About this PresentaDon Understanding
other cultures goes beyond speaking foreign languages. Building more cross-‐cultural awareness is likely to make a diﬀerence in a world where many things imply people from more than one naDonality. I hope you will enjoy the ideas & quirks shared here. I am interested in any comment! Reach me at email@example.com
Cultural DNA of @benjaminjoﬀe I
spent most of my working life (11 years) overseas, especially in Japan, China, South Korea and USA. My cultural DNA has become rather complex.
Who has lived in
more than 1 country? I lived (= main home for 1+ months) in 7 countries on 3 conDnents. How about you?
2. RESISTANCE 3. EXHAUSTION
4. RESTORATION 4. RESTORATION OF OF HOMEOSTASIS HOMEOSTASIS 1. ALARM HOMEOSTASIS HOMEOSTASIS DEATH …it is actually comparable to the model of reacDon to a stress situaDon.
2. RESISTANCE 3. EXHAUSTION
4. RESTORATION 4. RESTORATION OF OF HOMEOSTASIS HOMEOSTASIS 1. ALARM HOMEOSTASIS HOMEOSTASIS DEATH Hopefully, culture shock would not lead to death ^_^;
Symptoms of Culture Shock •
Utopian ideas on other culture • Refusal to learn the language • Concerns about water & food • Concerns about being robbed/cheated • Irritability & complaints • Staying indoors • Fear of touching local people Those are symptoms of someone suﬀering from culture shock.
Source: Samuel P. HunDngton, The
Clash of CivilizaDons and the Remaking of the World Order, 1996 The world as seen by the West in 1920. SDll a view shared by many.
Source: Carroll Quigley, The EvoluDon
of CivilizaDons: An IntroducDon to Historical Analysis, 1979 Some other civilizaDons disappeared over the centuries. Even today, the “Western” civilizaDon is one out of several.
Source: Samuel P. HunDngton, The
Clash of CivilizaDons and the Remaking of the World Order, 1996 Another way to look at the world is through the lens of civilizaDons. How many do you understand besides your own?
Chaulafan de Pollo (Ecuador)?
This is the name of a dish I encountered in Ecuador. I knew “pollo” means chicken, but I could not ﬁgure out “chaulafan”.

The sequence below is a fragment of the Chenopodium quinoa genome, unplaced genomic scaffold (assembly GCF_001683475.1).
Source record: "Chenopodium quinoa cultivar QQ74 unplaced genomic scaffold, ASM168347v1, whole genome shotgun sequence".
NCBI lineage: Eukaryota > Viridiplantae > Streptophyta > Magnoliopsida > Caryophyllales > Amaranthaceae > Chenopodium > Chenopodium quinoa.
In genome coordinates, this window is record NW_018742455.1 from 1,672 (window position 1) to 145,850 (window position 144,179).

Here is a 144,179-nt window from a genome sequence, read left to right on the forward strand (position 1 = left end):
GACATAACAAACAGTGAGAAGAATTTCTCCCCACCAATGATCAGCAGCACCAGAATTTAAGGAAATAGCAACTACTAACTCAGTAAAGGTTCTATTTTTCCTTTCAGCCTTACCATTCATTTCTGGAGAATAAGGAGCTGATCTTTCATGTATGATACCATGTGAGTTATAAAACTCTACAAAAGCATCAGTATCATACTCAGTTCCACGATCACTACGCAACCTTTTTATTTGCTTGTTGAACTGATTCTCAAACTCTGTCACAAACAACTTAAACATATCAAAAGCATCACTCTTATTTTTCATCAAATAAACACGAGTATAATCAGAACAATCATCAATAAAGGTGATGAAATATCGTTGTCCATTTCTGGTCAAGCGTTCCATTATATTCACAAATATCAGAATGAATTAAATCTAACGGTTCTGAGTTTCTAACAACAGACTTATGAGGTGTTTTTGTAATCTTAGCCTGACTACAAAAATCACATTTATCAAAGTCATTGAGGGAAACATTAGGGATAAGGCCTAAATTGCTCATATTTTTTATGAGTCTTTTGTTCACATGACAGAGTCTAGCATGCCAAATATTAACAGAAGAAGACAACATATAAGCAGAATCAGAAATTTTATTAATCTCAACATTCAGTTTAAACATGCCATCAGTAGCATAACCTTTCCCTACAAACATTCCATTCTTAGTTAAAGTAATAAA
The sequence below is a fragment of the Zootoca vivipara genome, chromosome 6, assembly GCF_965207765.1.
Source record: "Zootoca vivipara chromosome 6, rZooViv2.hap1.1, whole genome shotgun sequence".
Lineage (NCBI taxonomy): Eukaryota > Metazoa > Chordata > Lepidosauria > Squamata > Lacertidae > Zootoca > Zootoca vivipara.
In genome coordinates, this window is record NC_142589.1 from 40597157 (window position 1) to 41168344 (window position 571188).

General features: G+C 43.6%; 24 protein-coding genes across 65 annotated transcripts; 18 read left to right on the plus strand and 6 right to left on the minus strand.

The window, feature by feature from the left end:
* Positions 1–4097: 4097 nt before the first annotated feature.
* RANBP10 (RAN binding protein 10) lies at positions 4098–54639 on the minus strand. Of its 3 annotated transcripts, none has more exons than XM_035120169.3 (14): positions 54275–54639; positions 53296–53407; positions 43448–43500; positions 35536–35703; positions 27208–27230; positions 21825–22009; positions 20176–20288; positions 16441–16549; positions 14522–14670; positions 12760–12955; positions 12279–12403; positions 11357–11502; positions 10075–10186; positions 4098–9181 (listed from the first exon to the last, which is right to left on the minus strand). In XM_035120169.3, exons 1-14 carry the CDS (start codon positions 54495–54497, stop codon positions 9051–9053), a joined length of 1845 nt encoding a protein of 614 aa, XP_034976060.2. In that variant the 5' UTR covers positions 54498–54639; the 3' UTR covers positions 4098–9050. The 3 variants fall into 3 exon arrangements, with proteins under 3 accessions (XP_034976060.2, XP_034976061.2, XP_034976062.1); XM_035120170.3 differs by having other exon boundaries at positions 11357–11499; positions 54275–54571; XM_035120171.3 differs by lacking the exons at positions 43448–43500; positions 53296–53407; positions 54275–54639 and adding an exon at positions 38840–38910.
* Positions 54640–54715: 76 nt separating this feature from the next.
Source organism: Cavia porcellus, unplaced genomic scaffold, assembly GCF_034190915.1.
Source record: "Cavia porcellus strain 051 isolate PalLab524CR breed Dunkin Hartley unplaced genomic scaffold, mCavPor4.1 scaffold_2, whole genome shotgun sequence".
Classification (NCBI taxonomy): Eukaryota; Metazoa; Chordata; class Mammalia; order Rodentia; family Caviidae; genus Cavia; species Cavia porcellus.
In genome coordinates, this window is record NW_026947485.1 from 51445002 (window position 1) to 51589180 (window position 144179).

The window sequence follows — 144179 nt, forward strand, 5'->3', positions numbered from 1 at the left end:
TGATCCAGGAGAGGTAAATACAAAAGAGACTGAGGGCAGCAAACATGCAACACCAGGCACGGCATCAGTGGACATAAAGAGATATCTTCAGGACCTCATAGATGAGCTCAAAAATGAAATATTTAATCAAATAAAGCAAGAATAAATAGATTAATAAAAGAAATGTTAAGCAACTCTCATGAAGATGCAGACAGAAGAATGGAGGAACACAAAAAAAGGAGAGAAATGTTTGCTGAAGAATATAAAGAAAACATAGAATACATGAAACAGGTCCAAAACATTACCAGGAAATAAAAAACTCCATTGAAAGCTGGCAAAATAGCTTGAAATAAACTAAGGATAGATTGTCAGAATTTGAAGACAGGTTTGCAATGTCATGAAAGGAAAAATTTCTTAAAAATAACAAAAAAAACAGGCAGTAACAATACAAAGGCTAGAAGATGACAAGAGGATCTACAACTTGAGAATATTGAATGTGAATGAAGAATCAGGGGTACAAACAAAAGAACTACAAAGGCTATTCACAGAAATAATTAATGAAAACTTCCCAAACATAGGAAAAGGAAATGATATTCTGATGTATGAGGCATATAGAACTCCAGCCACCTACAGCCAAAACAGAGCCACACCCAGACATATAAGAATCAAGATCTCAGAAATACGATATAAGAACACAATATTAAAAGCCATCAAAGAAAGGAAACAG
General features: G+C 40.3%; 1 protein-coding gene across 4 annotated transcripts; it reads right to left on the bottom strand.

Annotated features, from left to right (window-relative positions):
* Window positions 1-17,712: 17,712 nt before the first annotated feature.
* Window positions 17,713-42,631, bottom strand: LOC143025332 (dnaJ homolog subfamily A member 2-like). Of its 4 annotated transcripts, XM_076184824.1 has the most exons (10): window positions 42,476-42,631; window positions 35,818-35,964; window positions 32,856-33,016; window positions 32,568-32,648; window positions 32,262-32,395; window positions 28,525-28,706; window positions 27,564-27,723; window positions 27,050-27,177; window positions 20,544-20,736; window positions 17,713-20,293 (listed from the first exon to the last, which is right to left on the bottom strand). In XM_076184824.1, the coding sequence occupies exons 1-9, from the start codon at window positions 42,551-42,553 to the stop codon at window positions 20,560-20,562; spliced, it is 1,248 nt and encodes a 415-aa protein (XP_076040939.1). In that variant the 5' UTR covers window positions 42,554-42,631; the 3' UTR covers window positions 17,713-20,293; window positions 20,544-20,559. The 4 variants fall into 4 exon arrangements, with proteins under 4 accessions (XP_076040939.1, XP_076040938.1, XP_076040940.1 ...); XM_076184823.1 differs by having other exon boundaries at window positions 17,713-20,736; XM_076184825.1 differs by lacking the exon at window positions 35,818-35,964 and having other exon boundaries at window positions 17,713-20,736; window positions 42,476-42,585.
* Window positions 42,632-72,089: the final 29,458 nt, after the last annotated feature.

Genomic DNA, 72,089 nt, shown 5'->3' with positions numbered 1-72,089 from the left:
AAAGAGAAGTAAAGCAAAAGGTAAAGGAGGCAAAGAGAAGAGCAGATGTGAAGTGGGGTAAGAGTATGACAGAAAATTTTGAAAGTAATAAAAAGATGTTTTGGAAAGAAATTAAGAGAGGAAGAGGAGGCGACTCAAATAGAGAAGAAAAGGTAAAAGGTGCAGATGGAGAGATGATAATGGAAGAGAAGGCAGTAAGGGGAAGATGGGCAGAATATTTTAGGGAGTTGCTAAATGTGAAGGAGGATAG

…unDl I saw a picture
and realized it was the Spanish for “Chaofan” (Chinese fried rice). The avocado is a local variaDon.
Contract? What do you envision
when you hear “contract”? In the US it might mean “my lawyer will talk to your lawyer”; in China it could be a handshake!
• USA “It
works” • Japan “It’s perfect” • Korea “It’s new” • China “It gives me status” • Singapore “ There is a queue for it” h/t Jean K. Min “Quality” is another word that has diﬀerent meanings according to the country. Send me the meaning of “Quality” in your country at firstname.lastname@example.org !
Other Important Cases Appointment
Friendship Marriage DaDng Fun Imagine the implicaDons of the diﬀerences of meaning of those words! You’d beter ﬁgure it out before geung engaged!
For instance, in Japan…
“It is a bit diﬃcult…” …means no The meaning is 100% clear for a Japanese person, but if you take it literally you might end up frustrated. What are the things in your culture that no one should take literally?
PROBLEMS 1. Learning languages
takes ages 2. We can’t trust words! You can’t assume the words used by someone from another culture have the same meaning you give them. And learning languages is not a quick ﬁx.
Luckily… WARNING: ONLY FOR
FEELINGS & ATTITUDE Source: Albert Mehrabian, "Decoding of Inconsistent CommunicaDons”, 1967 You might have heard before “communicaDon is only 7% words” (or another low number). This idea is valid ONLY for feelings & autudes!
Visual Cues? TRUST
DON’T TRUST Source: htp://www.boston.com/bostonglobe/ideas/graphics/080817_face/ A recent research tried to ﬁnd out the features that made a face more or less trusted. It would be really sad if it was true!
My Interests Touch
Silence Humor Along the years, I developed an interest in cultural elements that generally go unnoDced.
The most common form of
touch is when greeDng people. From handshake to high ﬁve, to bowing (no touch!) to the occasional ﬁst bump (yo!).
Which Angle? But even bowing
is not so simple: angle, eye contact, speed and Dming depend on the relaDonship, age, rank and distance. Good luck!
Beneﬁt of Being French